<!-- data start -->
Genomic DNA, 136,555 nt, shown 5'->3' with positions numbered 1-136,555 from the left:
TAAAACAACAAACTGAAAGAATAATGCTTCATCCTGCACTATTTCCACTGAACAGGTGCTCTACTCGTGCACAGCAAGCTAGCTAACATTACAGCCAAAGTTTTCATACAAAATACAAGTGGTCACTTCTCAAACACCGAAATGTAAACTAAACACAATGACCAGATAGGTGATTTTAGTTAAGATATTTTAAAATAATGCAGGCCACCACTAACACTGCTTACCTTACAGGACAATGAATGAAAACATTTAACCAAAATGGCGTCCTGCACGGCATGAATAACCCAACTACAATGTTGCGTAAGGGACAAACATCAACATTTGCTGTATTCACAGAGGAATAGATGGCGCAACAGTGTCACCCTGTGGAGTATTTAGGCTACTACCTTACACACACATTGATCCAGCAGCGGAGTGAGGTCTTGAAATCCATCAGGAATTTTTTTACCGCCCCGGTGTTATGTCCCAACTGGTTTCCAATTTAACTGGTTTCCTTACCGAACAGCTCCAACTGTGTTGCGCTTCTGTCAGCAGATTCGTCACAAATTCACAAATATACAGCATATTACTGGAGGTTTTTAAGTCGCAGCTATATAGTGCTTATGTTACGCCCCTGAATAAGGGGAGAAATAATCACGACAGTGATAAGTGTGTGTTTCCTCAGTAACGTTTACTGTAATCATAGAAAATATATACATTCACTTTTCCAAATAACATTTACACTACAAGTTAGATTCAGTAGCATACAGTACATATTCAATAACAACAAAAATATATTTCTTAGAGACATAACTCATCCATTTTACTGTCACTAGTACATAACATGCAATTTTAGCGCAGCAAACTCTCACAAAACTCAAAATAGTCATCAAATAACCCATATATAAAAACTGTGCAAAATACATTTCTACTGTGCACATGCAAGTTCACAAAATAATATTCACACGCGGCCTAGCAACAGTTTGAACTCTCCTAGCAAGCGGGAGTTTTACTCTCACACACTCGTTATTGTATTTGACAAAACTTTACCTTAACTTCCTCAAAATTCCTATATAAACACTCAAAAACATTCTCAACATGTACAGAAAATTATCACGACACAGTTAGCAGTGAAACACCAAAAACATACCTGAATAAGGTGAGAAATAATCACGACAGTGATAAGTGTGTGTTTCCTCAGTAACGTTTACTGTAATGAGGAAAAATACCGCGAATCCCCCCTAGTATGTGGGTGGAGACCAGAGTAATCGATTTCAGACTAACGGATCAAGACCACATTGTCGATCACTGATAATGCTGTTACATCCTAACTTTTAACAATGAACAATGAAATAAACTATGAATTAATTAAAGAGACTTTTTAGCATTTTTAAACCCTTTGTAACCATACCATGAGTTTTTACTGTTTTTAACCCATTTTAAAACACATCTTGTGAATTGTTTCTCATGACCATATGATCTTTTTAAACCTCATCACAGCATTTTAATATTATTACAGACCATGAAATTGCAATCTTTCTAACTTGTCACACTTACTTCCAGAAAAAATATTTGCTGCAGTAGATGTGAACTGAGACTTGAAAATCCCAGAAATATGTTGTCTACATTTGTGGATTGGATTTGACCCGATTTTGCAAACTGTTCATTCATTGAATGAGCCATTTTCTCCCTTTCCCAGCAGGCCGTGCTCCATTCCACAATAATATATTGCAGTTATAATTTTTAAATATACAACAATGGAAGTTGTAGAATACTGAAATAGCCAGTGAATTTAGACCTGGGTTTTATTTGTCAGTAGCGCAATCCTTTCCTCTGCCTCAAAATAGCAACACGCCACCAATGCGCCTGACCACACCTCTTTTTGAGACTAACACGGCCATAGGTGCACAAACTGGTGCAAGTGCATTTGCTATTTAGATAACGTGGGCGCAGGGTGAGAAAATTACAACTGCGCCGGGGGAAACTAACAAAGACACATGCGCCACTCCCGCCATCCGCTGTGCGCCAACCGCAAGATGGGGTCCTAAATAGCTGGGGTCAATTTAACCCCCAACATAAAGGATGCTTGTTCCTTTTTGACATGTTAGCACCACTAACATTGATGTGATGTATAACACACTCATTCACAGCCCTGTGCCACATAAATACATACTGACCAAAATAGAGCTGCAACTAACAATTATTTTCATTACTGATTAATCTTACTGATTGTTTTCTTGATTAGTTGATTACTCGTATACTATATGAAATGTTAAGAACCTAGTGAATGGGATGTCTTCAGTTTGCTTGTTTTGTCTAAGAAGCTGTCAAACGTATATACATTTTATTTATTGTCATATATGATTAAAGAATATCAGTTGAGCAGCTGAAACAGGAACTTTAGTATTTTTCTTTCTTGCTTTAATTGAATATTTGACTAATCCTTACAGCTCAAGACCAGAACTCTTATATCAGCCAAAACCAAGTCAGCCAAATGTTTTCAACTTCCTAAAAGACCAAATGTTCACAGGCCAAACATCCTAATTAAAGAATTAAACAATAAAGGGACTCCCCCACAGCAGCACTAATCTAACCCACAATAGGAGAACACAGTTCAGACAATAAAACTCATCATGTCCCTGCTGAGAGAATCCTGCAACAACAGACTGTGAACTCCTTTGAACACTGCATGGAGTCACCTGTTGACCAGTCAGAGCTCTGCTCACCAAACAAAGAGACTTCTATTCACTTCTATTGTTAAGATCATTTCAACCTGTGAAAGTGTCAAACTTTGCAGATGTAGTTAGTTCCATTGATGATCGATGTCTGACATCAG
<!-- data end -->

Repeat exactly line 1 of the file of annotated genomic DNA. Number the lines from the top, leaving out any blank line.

Genomic DNA, 136,555 nt, shown 5'->3' with positions numbered 1-136,555 from the left: